The above two comments get to the essence of the changes I will incorporate in the next iteration of this course.  The course ended up focusing too much on the technical aspects of Wikipedia and not enough on the concept I really wanted to bring to the table – a discussion of user-generated content and open authority as in Lori Byrd Philip’s recent article The Temple and the Bazaar: Wikipedia as a Platform for Open Authority in Museums.  Although we did discuss blogs, webinars, MOOCs and related issues, in the future I will spend more time on these topics.

Also Case Studies: How Professors are Teaching with Wikipedia is an excellent alternative resource to the 12-week article writing syllabus.  The assignments in the case studies do not require creating a Wikipedia article but provide experience in the same production skills, such as editing articles and adding photographs or other graphics to existing articles.  These activities seem more suitable for the type of class I taught that met for only one hour, once per week for 15 weeks.

Here are a few summary points on my general experience with the class:

  • The course provided students with an experience in user-generated content where they were required to make decisions and assessments independent of their instructor.  Although successful, I want to push that experience further.  Unfortunately, a considerable amount of time in the classroom and for the students work outside of class got bogged down in technical minutia.  A one-hour per week, one semester course with Freshman, most with very limited experience in user-generated content, proved an insufficient amount of time to both introduce the concept and create the product.
  • Wikipedia video tutorials and information sheets contain somewhat of a mixed message about the real world experience of Wikipedia.  The admonition to “be bold” and abundant notations that you can clean up any mistakes after the fact, while true, is certainly not the position of many of the editors.  While some territoriality, dismissive, and elitist comments are not uncommon on Wikipedia, the majority of editorial comments received by my students were completely in order, supportive, and on target.  Whereas most students produced acceptable or superior products/edits, a significant minority put up articles of poor quality.  In fact, my greatest misgiving in the course was not having safeguards in place, such as noted above, to prevent poor quality articles from going public, that will ultimately be deleted.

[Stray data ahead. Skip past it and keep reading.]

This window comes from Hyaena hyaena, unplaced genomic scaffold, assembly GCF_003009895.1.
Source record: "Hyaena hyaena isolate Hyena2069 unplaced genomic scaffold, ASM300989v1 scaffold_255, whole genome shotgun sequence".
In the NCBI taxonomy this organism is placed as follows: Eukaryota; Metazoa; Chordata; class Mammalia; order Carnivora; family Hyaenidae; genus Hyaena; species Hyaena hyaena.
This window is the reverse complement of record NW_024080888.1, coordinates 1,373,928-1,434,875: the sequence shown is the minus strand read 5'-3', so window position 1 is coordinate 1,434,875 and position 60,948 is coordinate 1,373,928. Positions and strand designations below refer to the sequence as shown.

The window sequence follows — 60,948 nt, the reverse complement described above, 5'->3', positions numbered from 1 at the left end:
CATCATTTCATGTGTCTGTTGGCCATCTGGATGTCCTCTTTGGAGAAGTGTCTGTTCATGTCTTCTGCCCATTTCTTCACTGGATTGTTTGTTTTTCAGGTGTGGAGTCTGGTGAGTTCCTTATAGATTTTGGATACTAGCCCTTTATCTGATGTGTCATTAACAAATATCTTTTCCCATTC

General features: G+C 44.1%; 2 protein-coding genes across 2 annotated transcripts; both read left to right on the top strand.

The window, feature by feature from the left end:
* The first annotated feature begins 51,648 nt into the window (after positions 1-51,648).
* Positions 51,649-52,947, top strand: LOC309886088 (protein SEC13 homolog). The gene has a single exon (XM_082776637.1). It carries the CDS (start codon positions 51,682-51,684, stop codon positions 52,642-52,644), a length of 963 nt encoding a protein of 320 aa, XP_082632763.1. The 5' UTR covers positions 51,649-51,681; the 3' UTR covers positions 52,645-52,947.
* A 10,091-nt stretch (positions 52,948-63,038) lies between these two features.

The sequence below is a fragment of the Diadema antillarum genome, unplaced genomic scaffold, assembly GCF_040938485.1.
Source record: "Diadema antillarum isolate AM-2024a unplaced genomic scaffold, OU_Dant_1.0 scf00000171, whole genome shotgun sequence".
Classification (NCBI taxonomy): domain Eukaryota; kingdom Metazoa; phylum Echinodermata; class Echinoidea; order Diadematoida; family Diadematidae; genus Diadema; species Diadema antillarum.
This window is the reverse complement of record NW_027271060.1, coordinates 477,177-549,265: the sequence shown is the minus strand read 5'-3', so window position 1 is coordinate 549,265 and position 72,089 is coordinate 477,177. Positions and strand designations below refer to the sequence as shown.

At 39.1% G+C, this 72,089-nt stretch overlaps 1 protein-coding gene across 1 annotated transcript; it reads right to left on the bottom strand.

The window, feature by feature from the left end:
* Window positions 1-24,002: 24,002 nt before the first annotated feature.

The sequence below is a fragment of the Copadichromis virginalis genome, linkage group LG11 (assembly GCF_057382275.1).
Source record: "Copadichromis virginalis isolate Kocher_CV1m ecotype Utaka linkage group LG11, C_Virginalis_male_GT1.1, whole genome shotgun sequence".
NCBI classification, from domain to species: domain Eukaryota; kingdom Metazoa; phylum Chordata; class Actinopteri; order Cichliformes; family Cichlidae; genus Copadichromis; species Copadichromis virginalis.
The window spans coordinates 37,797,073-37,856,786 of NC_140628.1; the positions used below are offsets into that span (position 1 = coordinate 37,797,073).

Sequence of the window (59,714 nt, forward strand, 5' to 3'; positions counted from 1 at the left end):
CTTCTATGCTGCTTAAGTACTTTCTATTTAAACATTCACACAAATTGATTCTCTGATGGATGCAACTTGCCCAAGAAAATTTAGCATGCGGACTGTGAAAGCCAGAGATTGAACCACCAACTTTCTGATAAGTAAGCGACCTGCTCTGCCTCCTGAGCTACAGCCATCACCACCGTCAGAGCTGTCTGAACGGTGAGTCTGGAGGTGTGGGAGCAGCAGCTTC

• I am strong proponent of open authority and user-generated content.  Throughout the course, I consistently emphasized that Wikipedia was only being used as an example to examine user-generated content.  Throughout the course for every Jimmy Wales video promoting Wikipedia, we watched a second video that presented a counter perspective.  Ditto for readings.  For example, a third question on the students final exam was to assess Tom Simonite’s The Decline of Wikipedia recently published in the MIT Technology Review.  Given the brevity of the class, I did not include readings or videos that might be termed more as rants or diatribes such as Andrew Keen’s The Cult of the Amateur.  However, given today’s polarized sociopolitical climate on almost every issue, there is an apparent need to expand student exposure to these more extreme positions and I will do so in the future.

All in all, I thoroughly enjoyed the experience and look forward to a revised course offering for the fall of 2014.

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6 thoughts on “My Experience in Teaching a Class on Wikipedia, Part 3”

  1. With regards to your “Simply put, as a Digital Immigrant, I overestimated the digital knowledge of the Digital Natives in the class,” I have found this to be generally true and surprising with my students as well. They can navigate pre-loaded templates or use APPS with not problem, but if they have to do anything that requires something outside the norm, or a deeper use of a program or application, they are lost.

    Thanks for this discussion, by the way. Very interesting.

    1. Bernard,

      I find the level of knowledge is really quite mixed. Some folks breezed through, some really struggled, and some waited until the last minute and were in crisis as would be expected if one tries to cram 15 weeks worth or work into one evening. But a great experience that I look forward to running more efficiently and effectively next time around.

      1. Robert,

        Interesting. And, of course, the cramming is an issue for me as well, no matter how explicit I am on how challenging an assignment will be if one waits to the last minute!



  2. Such helpful insights from this and your other article about using Wikipedia with underclassmen. I just completed a full 3 credit course on research and writing with Wikipedia with Composition 2 students. I was able to revamp my current iteration of the course this semester based on the feedback you so carefully relayed and summarized. Thanks very much!